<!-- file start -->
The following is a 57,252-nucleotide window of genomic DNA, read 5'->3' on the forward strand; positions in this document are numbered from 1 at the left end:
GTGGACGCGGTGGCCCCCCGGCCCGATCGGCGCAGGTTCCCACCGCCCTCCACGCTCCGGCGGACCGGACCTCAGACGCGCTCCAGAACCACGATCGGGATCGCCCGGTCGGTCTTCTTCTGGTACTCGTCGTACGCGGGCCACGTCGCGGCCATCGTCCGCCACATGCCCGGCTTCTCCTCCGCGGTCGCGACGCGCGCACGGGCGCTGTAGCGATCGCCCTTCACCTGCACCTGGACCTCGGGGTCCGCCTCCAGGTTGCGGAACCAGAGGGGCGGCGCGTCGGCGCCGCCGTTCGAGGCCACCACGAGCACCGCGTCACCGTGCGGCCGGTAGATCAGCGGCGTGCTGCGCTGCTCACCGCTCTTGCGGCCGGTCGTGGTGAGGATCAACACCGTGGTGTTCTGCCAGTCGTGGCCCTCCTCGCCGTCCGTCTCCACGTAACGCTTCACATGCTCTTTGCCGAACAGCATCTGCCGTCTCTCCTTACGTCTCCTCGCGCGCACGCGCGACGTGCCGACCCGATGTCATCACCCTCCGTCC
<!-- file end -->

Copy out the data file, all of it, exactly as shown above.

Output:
The following is a 57,252-nucleotide window of genomic DNA, read 5'->3' on the forward strand; positions in this document are numbered from 1 at the left end:
GTGGACGCGGTGGCCCCCCGGCCCGATCGGCGCAGGTTCCCACCGCCCTCCACGCTCCGGCGGACCGGACCTCAGACGCGCTCCAGAACCACGATCGGGATCGCCCGGTCGGTCTTCTTCTGGTACTCGTCGTACGCGGGCCACGTCGCGGCCATCGTCCGCCACATGCCCGGCTTCTCCTCCGCGGTCGCGACGCGCGCACGGGCGCTGTAGCGATCGCCCTTCACCTGCACCTGGACCTCGGGGTCCGCCTCCAGGTTGCGGAACCAGAGGGGCGGCGCGTCGGCGCCGCCGTTCGAGGCCACCACGAGCACCGCGTCACCGTGCGGCCGGTAGATCAGCGGCGTGCTGCGCTGCTCACCGCTCTTGCGGCCGGTCGTGGTGAGGATCAACACCGTGGTGTTCTGCCAGTCGTGGCCCTCCTCGCCGTCCGTCTCCACGTAACGCTTCACATGCTCTTTGCCGAACAGCATCTGCCGTCTCTCCTTACGTCTCCTCGCGCGCACGCGCGACGTGCCGACCCGATGTCATCACCCTCCGTCC